In the cycle of life, there are moments of extreme joy and profound sadness, both of which come into play in connection with marriage and divorce. In the words of Rabbi Perry Netter (Divorce is a Mitzvah):
“Divorce is no less a life transition than marriage. But no invitations are sent out to attend the ritual of divorce. No one hires a caterer, a band, a photographer… While all other life cycles events are public, divorce is intensely private.
“Divorce is not about the division of property; it is about the division of lives. And lives are not divided until there is closure, until both partners accept that part of their lives and their history is dead and their marriage is over… The ritual of Jewish divorce choreographs the death of marriage. It is a ritual of termination, of cutting off, of final separation, leading to a process of closure.”
Under Jewish law, a marriage can be ended only by the death of a spouse or by a get. A get is a hand-written, legal document that formalizes the divorce. It is issued after a civil divorce is granted and is necessary for either party to remarry. Without a get, a couple remains technically married and remarriage is forbidden.
The process of Jewish divorce is as follows:
1. Both husband and wife will meet with Rabbi Davis to fill out paperwork that authorizes the writing of a get. These meetings may be held separately.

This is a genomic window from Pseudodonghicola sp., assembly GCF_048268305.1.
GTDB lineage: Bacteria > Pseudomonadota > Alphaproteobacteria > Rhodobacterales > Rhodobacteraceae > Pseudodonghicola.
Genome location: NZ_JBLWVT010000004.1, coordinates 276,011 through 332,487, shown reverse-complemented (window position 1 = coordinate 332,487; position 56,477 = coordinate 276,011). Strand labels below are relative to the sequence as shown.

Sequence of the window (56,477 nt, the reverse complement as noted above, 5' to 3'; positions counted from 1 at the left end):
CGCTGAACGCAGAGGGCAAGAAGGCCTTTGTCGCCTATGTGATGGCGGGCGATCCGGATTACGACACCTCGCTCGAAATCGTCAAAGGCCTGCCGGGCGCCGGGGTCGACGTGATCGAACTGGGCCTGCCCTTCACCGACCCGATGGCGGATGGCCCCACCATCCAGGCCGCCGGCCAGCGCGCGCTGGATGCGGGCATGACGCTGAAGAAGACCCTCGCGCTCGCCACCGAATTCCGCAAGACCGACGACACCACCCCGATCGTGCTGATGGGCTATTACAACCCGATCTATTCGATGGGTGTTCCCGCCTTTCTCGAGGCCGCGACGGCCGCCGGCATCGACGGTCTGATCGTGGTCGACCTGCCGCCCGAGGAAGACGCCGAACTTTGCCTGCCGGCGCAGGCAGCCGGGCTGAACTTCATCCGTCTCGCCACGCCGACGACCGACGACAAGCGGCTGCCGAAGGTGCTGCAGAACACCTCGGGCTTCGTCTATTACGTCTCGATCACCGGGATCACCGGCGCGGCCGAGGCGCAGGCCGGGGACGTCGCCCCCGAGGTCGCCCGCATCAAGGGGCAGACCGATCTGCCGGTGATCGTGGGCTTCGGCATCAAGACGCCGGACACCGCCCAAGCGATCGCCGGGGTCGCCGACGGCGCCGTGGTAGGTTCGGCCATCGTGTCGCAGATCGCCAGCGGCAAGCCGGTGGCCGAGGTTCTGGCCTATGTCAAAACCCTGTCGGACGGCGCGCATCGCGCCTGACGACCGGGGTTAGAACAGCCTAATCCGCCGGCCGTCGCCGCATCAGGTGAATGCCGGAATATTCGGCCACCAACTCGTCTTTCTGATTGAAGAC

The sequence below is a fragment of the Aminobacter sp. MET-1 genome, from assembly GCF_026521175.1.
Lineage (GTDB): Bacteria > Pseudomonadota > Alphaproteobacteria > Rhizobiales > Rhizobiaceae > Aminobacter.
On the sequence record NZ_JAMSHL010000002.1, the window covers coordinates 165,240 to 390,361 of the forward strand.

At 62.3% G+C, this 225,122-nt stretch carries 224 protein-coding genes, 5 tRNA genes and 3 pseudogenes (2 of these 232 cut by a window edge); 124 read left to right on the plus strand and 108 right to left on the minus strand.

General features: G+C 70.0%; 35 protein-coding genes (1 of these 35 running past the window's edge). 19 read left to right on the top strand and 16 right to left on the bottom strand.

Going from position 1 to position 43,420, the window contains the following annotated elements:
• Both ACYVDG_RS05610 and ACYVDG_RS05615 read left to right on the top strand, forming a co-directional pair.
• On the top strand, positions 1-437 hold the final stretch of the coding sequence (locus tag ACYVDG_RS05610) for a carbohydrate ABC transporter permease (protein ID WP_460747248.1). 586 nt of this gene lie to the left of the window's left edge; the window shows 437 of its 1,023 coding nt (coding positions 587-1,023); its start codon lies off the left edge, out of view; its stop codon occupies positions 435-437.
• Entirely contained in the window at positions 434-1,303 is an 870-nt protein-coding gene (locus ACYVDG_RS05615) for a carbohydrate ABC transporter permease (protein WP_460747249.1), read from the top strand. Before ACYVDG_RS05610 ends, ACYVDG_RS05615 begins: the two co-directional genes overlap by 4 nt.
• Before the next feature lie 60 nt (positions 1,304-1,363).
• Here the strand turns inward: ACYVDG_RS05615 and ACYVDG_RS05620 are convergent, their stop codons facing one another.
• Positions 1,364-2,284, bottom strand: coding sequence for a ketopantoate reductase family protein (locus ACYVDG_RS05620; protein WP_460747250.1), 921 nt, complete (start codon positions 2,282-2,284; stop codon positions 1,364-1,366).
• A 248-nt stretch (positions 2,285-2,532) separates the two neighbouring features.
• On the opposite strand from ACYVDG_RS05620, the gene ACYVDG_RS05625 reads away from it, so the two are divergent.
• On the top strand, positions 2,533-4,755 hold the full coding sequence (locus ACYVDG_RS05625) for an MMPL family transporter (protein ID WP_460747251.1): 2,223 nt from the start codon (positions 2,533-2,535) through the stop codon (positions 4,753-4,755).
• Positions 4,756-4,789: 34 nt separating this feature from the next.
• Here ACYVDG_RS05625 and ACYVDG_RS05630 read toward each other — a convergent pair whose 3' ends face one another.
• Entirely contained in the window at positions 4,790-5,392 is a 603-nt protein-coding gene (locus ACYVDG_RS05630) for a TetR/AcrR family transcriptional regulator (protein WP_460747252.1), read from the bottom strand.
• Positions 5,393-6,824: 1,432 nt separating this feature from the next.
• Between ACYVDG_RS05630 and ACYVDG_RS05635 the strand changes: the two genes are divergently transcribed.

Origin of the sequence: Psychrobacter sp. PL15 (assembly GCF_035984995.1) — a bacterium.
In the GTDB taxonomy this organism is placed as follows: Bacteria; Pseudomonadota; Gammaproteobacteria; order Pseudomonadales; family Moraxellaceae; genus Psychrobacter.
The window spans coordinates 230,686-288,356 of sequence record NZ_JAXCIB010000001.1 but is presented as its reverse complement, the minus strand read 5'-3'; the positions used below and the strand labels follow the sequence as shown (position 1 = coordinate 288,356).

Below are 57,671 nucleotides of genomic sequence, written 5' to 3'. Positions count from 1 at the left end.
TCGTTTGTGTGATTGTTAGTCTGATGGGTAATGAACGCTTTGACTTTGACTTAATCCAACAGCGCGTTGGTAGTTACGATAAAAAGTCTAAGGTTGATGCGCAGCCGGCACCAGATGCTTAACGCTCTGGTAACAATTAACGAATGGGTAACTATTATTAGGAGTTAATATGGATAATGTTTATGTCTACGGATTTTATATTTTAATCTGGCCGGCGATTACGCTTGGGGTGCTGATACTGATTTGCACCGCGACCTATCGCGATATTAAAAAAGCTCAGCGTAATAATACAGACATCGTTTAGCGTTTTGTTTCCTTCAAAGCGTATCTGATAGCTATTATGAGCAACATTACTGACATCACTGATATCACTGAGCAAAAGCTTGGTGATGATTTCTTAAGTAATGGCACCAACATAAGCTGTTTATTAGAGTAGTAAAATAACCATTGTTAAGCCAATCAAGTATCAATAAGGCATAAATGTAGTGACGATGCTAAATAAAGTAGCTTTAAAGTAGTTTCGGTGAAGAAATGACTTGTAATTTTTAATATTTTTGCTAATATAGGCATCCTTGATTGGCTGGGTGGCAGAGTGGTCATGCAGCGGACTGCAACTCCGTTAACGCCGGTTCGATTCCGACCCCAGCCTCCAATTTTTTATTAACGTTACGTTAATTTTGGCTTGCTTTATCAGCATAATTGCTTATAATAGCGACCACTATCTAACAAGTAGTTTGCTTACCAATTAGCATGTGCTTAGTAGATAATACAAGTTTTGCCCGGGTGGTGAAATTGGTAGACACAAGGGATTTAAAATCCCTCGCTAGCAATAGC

2. Once the information is gathered, it is then sent to a sofer (scribe) trained in the writing of a get who lives in Los Angeles. The sofer will write the get and return it.
3. The get is hand delivered to the wife before three witnesses (generally three local rabbis). The delivery is ideally done by the husband but can also be by one of the rabbis.
4. The entire process generally takes three months. The cost of the sofer is $550. Special arrangements can be made in cases of financial need.
While the divorce procedure has many legal aspects, we know that it is also a painful, emotional time. The get procedure, therefore, is more than just a legal procedure but a spiritual moment of release and healing.
If you are contemplating divorce, are working through a divorce or are ready to obtain a get, contact Rabbi Alexander Davis who can offer support or officiate at the writing and delivery of a get.